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Russia: Future Of New Pro-Reform Group Uncertain

  • Floriana Fossato



Moscow, 1 December 1998 1998 (RFE/RL) -- In their latest bid to unite, a group of Russian pro-reform politicians announced plans for the creation of a center-right political coalition last week.

However, as cracks in the announced democratic coalition started appearing at the weekend, doubts were being raised over whether it would survive until its founding conference set for next month.

The daily "Kommersant" wrote on Saturday that the coalition was "falling apart even before it had the time to form." The Duma's communist speaker, Gennady Seleznyov, predicted that the bloc will last "no more than a month." He said it will quickly self-destruct in a battle over leadership.

Plans for the coalition took shape after the murder of Galina Starovoitova, an outspoken pro-reform Duma deputy, ten days ago in St. Petersburg.

Two former prime ministers -- Yegor Gaidar and Sergei Kiriyenko -- and two former deputy prime ministers -- Anatoly Chubais and Boris Nemtsov -- are the main organizers of the bloc. They are all top representatives of the so-called "young reformers."

Other politicians, including several regional governors, were said to have formally supported the unification call. But the most prominent, Saratov Governor Dmitry Ayatskov, immediately protested that his name had been used without his agreement.

Most analysts characterized the new bloc as a loose grouping at best. As a signal that this may be true, Kiriyenko said after the announcement of the creation of the bloc that he is setting up his own party.

Nemtsov and Chubais have said that a leader of the group will be selected later, after opinion polls show who among the top participants has the most support among voters.

But the main obstacle to the bloc's prospects is the refusal of the largest pro-reform faction in parliament, "Yabloko," to participate. Its leader, economist Grigory Yavlinsky, blasted the announced bloc as a "show of political clowns."

Unlike Gaidar and Chubais, who are deeply unpopular with ordinary Russians, Yavlinsky emerges after six years of economic reform untested by the daunting task of holding power in Russia. Analysts say that "Yabloko" will not have problems gaining the five percent required to win seats in the next parliamentary elections.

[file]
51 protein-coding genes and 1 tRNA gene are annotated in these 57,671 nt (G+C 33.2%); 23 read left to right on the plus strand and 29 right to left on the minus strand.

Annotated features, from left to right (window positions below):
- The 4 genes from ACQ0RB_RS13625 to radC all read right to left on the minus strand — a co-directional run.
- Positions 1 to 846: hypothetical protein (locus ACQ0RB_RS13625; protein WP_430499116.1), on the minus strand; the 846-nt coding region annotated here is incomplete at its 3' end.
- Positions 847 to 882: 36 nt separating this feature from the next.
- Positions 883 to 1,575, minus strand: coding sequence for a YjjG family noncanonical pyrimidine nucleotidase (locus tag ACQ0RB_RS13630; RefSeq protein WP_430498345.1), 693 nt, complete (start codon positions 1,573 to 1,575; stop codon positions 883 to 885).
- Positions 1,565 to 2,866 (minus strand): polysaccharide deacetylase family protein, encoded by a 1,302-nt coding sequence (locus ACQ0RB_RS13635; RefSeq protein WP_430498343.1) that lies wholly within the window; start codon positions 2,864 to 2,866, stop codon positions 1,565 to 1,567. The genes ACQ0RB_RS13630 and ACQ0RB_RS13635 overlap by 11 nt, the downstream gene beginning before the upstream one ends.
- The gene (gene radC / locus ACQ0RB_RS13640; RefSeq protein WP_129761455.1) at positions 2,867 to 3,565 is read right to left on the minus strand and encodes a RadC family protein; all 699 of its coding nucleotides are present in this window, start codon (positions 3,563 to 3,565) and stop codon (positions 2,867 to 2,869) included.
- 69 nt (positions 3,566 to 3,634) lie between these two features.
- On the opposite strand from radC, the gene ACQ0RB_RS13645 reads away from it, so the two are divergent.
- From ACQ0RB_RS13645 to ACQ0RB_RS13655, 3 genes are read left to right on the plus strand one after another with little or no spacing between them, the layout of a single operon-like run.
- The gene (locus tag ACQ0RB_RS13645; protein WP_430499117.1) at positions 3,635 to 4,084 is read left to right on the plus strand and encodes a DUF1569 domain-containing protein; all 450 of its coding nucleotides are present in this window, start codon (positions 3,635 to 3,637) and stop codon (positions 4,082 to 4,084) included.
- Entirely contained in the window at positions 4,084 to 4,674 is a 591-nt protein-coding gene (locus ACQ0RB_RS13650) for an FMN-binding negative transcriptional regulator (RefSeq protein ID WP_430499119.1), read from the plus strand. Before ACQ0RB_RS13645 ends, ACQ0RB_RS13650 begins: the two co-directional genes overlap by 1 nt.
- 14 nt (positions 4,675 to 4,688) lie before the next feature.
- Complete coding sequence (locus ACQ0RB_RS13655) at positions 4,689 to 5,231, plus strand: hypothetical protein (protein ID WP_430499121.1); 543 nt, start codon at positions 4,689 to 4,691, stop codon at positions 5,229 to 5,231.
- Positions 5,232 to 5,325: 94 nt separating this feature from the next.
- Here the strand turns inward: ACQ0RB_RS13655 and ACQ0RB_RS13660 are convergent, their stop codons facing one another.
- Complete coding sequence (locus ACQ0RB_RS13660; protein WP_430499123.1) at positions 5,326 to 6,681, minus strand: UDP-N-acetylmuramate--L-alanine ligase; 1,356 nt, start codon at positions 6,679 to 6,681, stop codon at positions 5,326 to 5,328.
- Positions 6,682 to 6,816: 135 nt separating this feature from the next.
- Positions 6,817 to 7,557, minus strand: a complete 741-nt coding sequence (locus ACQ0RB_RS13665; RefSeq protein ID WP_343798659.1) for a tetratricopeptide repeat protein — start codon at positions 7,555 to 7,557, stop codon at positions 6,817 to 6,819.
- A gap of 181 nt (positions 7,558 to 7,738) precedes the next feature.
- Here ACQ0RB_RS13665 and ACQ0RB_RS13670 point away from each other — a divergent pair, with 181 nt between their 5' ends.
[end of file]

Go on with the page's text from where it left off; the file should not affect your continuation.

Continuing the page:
The elections are scheduled for December 1999 and the next presidential poll is scheduled for June 2000. However, as President Boris Yeltsin appears to be effectively sidelined from the day-to-day running of the country on health grounds, pressure for early presidential elections is growing.

Pressure is also mounting on Prime Minister Yevgeny Primakov. In addition to dealing with Russia's economic trouble, he is struggling under the burden of increased political responsibilities.

Nemtsov has said he thinks Primakov could join the new pro-reform coalition. And top Kremlin aides have recently appeared to be pushing Primakov to agree to the role of Yeltsin's selected heir.

Primakov's response so far has been to shrug off any hint that he has presidential ambitions. The prime minister at the week-end also declined to comment on the new bloc, saying he "should be neutral".

The active courting of Primakov by Kremlin aides appears to stem from the feeling that he could be the only Russian politician able to prevent a deadly and open fight among political groups as varied as the communist-dominated parliament, regional bosses, bureaucrats and influential oligarchs and criminal structures.

Nikolai Petrov, a senior analysts at the Moscow Carnegie centre, told our correspondent that Primakov "has a good hand in a bad game." According to Petrov, Primakov, with his diplomatic skills, is the "ideal choice" that could enable the preservation of existing political order.

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